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India and China opting to make positive impact in Ukraine

Ukrainian troops ride atop an armoured vehicle on a road in the eastern Donetsk region

In what could be considered the most thought provoking development to date in the global politics growing out of the Russian invasion of Ukraine, China and India have called on Russia and Ukraine to go for a negotiated solution to the crisis. Of particular importance is Chinese Foreign Minister Wang Yi’s pronouncement to the effect that the parties need to ‘keep the crisis from spilling over and affecting developing countries.’

Elaborating on this policy position, Wang Yi was quoted saying: ‘China supports all efforts conducive to a peaceful resolution of the Ukraine crisis. The fundamental solution is to address the legitimate security concerns of all parties and build a balanced, effective and sustainable security architecture.’

As pointed out by some commentators, this stance by China is indeed a far cry from the unconditional support extended to Russia by China in all matters of vital importance to the former. In other words, it is a comedown of sorts from the ‘all weather friendship’ that was seen as binding the countries.

As explicit as the Chinese Foreign Minister on this question was India’s Foreign Minister Subrahmanyam Jaishankar. He said: ‘As the Ukraine conflict continues to rage, we are often asked whose side we are on. Our answer, each time, is straight and honest – India is on the side of peace and will remain firmly there. We are on the side that calls for dialogue and diplomacy as the only way out.’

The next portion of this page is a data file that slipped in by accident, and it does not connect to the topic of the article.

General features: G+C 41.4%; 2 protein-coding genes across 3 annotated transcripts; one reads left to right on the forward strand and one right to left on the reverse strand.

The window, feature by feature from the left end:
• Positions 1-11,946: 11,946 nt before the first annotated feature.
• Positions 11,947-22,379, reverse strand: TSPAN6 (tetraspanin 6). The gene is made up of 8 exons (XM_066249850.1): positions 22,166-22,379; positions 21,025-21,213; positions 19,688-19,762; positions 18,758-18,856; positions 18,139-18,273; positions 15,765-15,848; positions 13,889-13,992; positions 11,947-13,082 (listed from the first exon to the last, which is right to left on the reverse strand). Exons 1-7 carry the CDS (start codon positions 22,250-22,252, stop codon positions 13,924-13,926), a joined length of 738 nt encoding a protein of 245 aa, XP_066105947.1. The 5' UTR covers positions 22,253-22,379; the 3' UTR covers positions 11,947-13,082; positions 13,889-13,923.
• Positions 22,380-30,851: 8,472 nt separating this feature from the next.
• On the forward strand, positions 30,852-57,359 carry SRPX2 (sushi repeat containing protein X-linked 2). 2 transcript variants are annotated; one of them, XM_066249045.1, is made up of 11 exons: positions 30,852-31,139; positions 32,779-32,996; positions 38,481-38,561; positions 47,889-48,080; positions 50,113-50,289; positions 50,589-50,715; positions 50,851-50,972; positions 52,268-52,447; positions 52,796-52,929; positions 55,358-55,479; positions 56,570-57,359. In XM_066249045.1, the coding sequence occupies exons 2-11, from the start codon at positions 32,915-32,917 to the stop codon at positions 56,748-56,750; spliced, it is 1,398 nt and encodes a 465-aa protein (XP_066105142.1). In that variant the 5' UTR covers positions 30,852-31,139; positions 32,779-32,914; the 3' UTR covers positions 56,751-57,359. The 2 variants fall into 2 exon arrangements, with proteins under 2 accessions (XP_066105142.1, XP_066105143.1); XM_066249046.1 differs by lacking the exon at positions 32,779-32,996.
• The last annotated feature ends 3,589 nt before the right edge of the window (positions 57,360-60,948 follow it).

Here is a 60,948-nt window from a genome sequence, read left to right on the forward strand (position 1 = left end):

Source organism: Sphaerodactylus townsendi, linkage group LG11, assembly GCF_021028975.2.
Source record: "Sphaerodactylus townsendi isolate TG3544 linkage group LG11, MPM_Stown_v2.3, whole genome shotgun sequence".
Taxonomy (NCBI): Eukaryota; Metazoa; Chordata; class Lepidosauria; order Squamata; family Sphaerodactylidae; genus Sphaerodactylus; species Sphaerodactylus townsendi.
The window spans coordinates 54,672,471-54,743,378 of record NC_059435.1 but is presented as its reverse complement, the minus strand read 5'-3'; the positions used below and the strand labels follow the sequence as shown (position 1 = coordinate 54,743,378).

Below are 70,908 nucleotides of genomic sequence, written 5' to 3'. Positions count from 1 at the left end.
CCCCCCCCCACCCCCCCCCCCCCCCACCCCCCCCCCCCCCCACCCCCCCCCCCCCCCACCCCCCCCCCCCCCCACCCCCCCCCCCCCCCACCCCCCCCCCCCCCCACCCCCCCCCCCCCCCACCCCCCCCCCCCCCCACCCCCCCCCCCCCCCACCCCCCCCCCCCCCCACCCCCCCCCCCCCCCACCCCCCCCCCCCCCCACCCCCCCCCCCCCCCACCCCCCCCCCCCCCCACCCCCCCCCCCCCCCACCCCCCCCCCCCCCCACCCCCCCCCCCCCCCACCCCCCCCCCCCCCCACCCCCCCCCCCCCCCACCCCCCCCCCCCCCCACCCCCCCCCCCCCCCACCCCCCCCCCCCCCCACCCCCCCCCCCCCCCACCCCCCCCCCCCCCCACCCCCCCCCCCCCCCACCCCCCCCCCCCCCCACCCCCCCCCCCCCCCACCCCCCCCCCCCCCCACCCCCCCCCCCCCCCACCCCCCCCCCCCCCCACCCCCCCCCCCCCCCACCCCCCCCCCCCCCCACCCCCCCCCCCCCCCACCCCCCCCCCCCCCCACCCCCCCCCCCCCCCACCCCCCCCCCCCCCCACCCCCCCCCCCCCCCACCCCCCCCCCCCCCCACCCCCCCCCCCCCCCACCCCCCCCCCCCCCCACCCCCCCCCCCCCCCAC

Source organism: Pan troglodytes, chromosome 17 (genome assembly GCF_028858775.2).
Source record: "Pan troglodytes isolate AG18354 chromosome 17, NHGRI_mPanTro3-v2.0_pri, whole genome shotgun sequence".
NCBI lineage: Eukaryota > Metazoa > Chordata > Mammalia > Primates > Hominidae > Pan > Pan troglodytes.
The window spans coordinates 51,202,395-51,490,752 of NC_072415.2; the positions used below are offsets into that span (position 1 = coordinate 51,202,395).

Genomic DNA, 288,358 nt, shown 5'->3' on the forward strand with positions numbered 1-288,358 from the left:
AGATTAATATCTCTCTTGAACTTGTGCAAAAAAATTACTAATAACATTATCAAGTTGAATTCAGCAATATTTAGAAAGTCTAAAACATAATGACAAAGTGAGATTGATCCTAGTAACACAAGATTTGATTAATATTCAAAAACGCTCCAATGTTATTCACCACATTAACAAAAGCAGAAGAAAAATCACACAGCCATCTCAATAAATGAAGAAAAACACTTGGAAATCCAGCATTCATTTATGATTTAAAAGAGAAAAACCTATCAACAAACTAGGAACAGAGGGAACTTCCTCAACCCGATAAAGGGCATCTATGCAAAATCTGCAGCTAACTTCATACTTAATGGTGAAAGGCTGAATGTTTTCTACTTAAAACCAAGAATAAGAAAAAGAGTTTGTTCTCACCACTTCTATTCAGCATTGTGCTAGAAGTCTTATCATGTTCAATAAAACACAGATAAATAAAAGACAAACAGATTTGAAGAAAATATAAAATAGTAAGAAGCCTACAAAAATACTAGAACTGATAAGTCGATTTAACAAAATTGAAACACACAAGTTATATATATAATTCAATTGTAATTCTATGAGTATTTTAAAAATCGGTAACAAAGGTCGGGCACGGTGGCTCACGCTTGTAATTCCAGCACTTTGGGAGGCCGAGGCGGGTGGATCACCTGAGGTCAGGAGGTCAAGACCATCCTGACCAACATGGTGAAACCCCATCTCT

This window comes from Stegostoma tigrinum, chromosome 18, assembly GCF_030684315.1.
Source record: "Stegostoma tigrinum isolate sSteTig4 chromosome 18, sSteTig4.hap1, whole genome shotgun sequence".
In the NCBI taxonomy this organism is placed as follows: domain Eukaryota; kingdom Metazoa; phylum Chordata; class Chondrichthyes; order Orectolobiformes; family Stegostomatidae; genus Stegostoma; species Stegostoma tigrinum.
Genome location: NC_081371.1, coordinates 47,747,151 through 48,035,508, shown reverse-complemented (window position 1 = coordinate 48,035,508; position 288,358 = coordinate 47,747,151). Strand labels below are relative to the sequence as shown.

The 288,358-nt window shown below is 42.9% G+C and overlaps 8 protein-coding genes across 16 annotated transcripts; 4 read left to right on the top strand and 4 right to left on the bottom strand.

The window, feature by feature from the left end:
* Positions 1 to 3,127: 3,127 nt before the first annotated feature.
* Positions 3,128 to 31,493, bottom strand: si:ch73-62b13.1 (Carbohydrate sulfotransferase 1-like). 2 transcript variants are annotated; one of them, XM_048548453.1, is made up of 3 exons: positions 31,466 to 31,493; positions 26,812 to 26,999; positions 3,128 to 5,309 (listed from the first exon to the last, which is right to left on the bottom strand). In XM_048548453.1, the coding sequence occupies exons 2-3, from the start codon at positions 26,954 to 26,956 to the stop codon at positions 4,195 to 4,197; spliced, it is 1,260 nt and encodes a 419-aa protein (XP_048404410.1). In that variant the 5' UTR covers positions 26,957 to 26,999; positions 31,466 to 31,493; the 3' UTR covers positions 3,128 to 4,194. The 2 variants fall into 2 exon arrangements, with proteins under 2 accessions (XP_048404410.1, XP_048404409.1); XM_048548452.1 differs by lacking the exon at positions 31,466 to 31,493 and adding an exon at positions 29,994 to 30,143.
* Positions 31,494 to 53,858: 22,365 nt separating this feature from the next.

Hard ground realities and economic pressures that are extending well beyond the Eastern European theatre could be considered as compelling China and India to adopt this policy stance on the Ukraine crisis. It is plain to see, for instance, that the Russian invasion is meeting stubborn Ukrainian military resistance which is rendering the invasion a highly costly exercise for Moscow.

Despite the initiation of some desperate measures by the Putin regime, such as the partial mobilization of Russia’s citizenry for the war effort and the holding of ‘referendums’ in territory seized from Ukraine in an effort to legitimize Russia’s hold on it, the invasion could be considered as having all but stalled. On the other hand, the Ukrainian resistance seems to be having ample resolve and morale. Bolstered by recently supplied sophisticated Western weaponry, it has more than taken the fight back to the Russian invaders.

Evidently, then, Russia’s war effort is not going according to plan. However, the human costs, in particular, for both main sides to the conflict are prohibitive. Ukraine civilians are being subjected to a bloodletting that civilized sections the world over are recoiling from in horror. They could be said to be at the receiving end of state-inspired barbarism.

On the other hand, the majority of Russian civilians ought to be seeing themselves as nothing less than cannon fodder in Russian strongman Putin’s efforts to resurrect the defunct Soviet empire, now that they are being forcibly conscripted into an apparently futile war effort.

All this and more, ‘on the ground’, is clearly evident to both the friends and foes of Russia. They are likely to be of the view that the senseless war ought to be brought to a close.